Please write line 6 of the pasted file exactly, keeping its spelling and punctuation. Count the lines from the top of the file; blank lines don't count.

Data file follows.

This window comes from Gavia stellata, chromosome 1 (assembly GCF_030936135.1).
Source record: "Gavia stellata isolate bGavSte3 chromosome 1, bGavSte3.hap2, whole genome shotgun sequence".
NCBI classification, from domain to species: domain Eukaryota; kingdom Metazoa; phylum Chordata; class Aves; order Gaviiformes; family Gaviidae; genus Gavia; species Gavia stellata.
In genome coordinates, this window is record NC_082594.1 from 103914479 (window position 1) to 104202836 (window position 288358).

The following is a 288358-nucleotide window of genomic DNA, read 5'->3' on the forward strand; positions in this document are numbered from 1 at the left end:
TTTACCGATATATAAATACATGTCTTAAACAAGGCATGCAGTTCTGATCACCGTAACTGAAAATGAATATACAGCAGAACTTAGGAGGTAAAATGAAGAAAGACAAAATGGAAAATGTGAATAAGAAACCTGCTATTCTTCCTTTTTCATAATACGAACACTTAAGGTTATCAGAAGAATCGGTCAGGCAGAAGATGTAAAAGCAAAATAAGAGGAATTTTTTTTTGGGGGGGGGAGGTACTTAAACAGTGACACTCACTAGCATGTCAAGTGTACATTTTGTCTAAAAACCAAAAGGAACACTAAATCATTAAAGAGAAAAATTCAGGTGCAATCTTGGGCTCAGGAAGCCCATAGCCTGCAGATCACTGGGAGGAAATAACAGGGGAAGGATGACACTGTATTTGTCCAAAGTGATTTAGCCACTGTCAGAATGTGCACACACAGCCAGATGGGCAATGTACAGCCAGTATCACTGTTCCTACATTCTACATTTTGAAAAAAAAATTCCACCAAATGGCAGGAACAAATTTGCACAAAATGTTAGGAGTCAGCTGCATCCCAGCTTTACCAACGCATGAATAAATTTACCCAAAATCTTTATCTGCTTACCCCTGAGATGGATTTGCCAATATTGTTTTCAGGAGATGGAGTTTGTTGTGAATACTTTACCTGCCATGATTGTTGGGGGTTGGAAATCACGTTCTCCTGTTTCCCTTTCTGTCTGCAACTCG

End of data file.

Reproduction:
TTTACCGATATATAAATACATGTCTTAAACAAGGCATGCAGTTCTGATCACCGTAACTGAAAATGAATATACAGCAGAACTTAGGAGGTAAAATGAAGAAAGACAAAATGGAAAATGTGAATAAGAAACCTGCTATTCTTCCTTTTTCATAATACGAACACTTAAGGTTATCAGAAGAATCGGTCAGGCAGAAGATGTAAAAGCAAAATAAGAGGAATTTTTTTTTGGGGGGGGGAGGTACTTAAACAGTGACACTCACTAGCATGTCAAGTGTACATTTTGTCTAAAAACCAAAAGGAACACTAAATCATTAAAGAGAAAAATTCAGGTGCAATCTTGGGCTCAGGAAGCCCATAGCCTGCAGATCACTGGGAGGAAATAACAGGGGAAGGATGACACTGTATTTGTCCAAAGTGATTTAGCCACTGTCAGAATGTGCACACACAGCCAGATGGGCAATGTACAGCCAGTATCACTGTTCCTACATTCTACATTTTGAAAAAAAAATTCCACCAAATGGCAGGAACAAATTTGCACAAAATGTTAGGAGTCAGCTGCATCCCAGCTTTACCAACGCATGAATAAATTTACCCAAAATCTTTATCTGCTTACCCCTGAGATGGATTTGCCAATATTGTTTTCAGGAGATGGAGTTTGTTGTGAATACTTTACCTGCCATGATTGTTGGGGGTTGGAAATCACGTTCTCCTGTTTCCCTTTCTGTCTGCAACTCG